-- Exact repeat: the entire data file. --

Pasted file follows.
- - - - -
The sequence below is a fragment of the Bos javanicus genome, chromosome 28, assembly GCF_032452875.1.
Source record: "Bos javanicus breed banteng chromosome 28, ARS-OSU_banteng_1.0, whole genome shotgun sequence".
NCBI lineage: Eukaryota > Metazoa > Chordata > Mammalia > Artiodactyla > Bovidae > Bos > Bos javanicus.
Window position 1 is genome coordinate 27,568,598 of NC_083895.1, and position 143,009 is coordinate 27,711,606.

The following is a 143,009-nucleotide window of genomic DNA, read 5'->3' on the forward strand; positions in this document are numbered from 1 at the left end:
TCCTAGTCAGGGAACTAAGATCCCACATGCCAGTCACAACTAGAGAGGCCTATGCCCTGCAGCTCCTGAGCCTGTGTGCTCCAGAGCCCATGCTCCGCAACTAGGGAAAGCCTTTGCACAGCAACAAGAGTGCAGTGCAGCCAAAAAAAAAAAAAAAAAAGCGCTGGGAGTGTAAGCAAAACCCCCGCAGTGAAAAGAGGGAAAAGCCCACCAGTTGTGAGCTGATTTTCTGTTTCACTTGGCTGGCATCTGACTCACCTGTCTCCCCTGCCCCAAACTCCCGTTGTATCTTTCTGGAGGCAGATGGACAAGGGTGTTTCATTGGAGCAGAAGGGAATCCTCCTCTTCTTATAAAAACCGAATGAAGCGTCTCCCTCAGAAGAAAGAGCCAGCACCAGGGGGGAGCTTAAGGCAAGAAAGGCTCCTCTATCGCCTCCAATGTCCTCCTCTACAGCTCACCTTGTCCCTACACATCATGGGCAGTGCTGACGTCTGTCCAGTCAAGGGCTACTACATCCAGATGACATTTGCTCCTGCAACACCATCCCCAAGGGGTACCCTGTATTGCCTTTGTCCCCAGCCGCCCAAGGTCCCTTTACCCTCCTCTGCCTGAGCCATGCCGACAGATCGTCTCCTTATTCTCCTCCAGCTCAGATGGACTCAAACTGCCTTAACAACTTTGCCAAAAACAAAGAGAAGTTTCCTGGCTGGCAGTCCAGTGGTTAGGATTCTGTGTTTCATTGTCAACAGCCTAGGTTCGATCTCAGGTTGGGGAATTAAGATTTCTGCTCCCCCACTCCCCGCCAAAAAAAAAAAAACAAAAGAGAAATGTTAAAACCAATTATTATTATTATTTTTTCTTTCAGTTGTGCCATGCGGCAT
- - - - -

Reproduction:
The sequence below is a fragment of the Bos javanicus genome, chromosome 28, assembly GCF_032452875.1.
Source record: "Bos javanicus breed banteng chromosome 28, ARS-OSU_banteng_1.0, whole genome shotgun sequence".
NCBI lineage: Eukaryota > Metazoa > Chordata > Mammalia > Artiodactyla > Bovidae > Bos > Bos javanicus.
Window position 1 is genome coordinate 27,568,598 of NC_083895.1, and position 143,009 is coordinate 27,711,606.

The following is a 143,009-nucleotide window of genomic DNA, read 5'->3' on the forward strand; positions in this document are numbered from 1 at the left end:
TCCTAGTCAGGGAACTAAGATCCCACATGCCAGTCACAACTAGAGAGGCCTATGCCCTGCAGCTCCTGAGCCTGTGTGCTCCAGAGCCCATGCTCCGCAACTAGGGAAAGCCTTTGCACAGCAACAAGAGTGCAGTGCAGCCAAAAAAAAAAAAAAAAAAGCGCTGGGAGTGTAAGCAAAACCCCCGCAGTGAAAAGAGGGAAAAGCCCACCAGTTGTGAGCTGATTTTCTGTTTCACTTGGCTGGCATCTGACTCACCTGTCTCCCCTGCCCCAAACTCCCGTTGTATCTTTCTGGAGGCAGATGGACAAGGGTGTTTCATTGGAGCAGAAGGGAATCCTCCTCTTCTTATAAAAACCGAATGAAGCGTCTCCCTCAGAAGAAAGAGCCAGCACCAGGGGGGAGCTTAAGGCAAGAAAGGCTCCTCTATCGCCTCCAATGTCCTCCTCTACAGCTCACCTTGTCCCTACACATCATGGGCAGTGCTGACGTCTGTCCAGTCAAGGGCTACTACATCCAGATGACATTTGCTCCTGCAACACCATCCCCAAGGGGTACCCTGTATTGCCTTTGTCCCCAGCCGCCCAAGGTCCCTTTACCCTCCTCTGCCTGAGCCATGCCGACAGATCGTCTCCTTATTCTCCTCCAGCTCAGATGGACTCAAACTGCCTTAACAACTTTGCCAAAAACAAAGAGAAGTTTCCTGGCTGGCAGTCCAGTGGTTAGGATTCTGTGTTTCATTGTCAACAGCCTAGGTTCGATCTCAGGTTGGGGAATTAAGATTTCTGCTCCCCCACTCCCCGCCAAAAAAAAAAAAACAAAAGAGAAATGTTAAAACCAATTATTATTATTATTTTTTCTTTCAGTTGTGCCATGCGGCAT